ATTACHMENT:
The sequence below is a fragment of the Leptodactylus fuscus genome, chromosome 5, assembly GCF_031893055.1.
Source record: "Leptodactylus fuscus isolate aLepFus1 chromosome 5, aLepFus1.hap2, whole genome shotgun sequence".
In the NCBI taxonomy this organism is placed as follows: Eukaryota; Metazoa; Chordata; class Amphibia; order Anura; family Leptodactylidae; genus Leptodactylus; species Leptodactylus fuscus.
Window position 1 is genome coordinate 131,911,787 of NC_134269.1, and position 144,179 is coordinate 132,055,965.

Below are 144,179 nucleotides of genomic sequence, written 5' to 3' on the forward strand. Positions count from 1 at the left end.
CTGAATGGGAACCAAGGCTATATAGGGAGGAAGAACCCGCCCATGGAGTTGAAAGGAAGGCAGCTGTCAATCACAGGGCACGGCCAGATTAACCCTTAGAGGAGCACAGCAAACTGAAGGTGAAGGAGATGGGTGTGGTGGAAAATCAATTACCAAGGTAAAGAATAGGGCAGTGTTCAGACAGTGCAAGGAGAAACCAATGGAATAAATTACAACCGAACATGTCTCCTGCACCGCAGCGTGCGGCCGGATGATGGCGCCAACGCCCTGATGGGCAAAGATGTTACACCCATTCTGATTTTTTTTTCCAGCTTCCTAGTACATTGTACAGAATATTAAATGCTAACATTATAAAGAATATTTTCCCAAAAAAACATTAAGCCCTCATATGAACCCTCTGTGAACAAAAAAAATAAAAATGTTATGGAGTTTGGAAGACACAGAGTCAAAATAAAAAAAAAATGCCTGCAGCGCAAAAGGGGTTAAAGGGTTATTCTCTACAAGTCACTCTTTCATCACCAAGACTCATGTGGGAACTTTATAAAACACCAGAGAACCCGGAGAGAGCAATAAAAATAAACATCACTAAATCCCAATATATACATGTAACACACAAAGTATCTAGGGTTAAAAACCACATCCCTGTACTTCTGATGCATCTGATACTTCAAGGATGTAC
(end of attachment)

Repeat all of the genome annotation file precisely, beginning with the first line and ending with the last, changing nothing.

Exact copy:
The sequence below is a fragment of the Leptodactylus fuscus genome, chromosome 5, assembly GCF_031893055.1.
Source record: "Leptodactylus fuscus isolate aLepFus1 chromosome 5, aLepFus1.hap2, whole genome shotgun sequence".
In the NCBI taxonomy this organism is placed as follows: Eukaryota; Metazoa; Chordata; class Amphibia; order Anura; family Leptodactylidae; genus Leptodactylus; species Leptodactylus fuscus.
Window position 1 is genome coordinate 131,911,787 of NC_134269.1, and position 144,179 is coordinate 132,055,965.

Below are 144,179 nucleotides of genomic sequence, written 5' to 3' on the forward strand. Positions count from 1 at the left end.
CTGAATGGGAACCAAGGCTATATAGGGAGGAAGAACCCGCCCATGGAGTTGAAAGGAAGGCAGCTGTCAATCACAGGGCACGGCCAGATTAACCCTTAGAGGAGCACAGCAAACTGAAGGTGAAGGAGATGGGTGTGGTGGAAAATCAATTACCAAGGTAAAGAATAGGGCAGTGTTCAGACAGTGCAAGGAGAAACCAATGGAATAAATTACAACCGAACATGTCTCCTGCACCGCAGCGTGCGGCCGGATGATGGCGCCAACGCCCTGATGGGCAAAGATGTTACACCCATTCTGATTTTTTTTTCCAGCTTCCTAGTACATTGTACAGAATATTAAATGCTAACATTATAAAGAATATTTTCCCAAAAAAACATTAAGCCCTCATATGAACCCTCTGTGAACAAAAAAAATAAAAATGTTATGGAGTTTGGAAGACACAGAGTCAAAATAAAAAAAAAATGCCTGCAGCGCAAAAGGGGTTAAAGGGTTATTCTCTACAAGTCACTCTTTCATCACCAAGACTCATGTGGGAACTTTATAAAACACCAGAGAACCCGGAGAGAGCAATAAAAATAAACATCACTAAATCCCAATATATACATGTAACACACAAAGTATCTAGGGTTAAAAACCACATCCCTGTACTTCTGATGCATCTGATACTTCAAGGATGTAC